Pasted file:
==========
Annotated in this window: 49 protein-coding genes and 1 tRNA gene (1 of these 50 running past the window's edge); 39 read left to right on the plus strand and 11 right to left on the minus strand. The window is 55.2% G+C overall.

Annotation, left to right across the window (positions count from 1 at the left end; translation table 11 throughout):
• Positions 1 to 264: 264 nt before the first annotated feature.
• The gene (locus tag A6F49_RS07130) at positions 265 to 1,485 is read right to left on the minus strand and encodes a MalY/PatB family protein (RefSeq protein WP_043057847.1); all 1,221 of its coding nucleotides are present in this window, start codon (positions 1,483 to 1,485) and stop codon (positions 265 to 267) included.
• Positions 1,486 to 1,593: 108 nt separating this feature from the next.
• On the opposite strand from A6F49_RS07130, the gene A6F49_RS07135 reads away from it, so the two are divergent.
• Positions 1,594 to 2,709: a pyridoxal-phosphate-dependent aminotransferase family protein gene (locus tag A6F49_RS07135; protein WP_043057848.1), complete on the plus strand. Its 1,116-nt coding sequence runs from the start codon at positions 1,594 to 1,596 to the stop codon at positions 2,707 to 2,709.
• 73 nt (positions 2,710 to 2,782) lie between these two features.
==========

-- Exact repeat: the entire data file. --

Annotated in this window: 49 protein-coding genes and 1 tRNA gene (1 of these 50 running past the window's edge); 39 read left to right on the plus strand and 11 right to left on the minus strand. The window is 55.2% G+C overall.

Annotation, left to right across the window (positions count from 1 at the left end; translation table 11 throughout):
• Positions 1 to 264: 264 nt before the first annotated feature.
• The gene (locus tag A6F49_RS07130) at positions 265 to 1,485 is read right to left on the minus strand and encodes a MalY/PatB family protein (RefSeq protein WP_043057847.1); all 1,221 of its coding nucleotides are present in this window, start codon (positions 1,483 to 1,485) and stop codon (positions 265 to 267) included.
• Positions 1,486 to 1,593: 108 nt separating this feature from the next.
• On the opposite strand from A6F49_RS07130, the gene A6F49_RS07135 reads away from it, so the two are divergent.
• Positions 1,594 to 2,709: a pyridoxal-phosphate-dependent aminotransferase family protein gene (locus tag A6F49_RS07135; protein WP_043057848.1), complete on the plus strand. Its 1,116-nt coding sequence runs from the start codon at positions 1,594 to 1,596 to the stop codon at positions 2,707 to 2,709.
• 73 nt (positions 2,710 to 2,782) lie between these two features.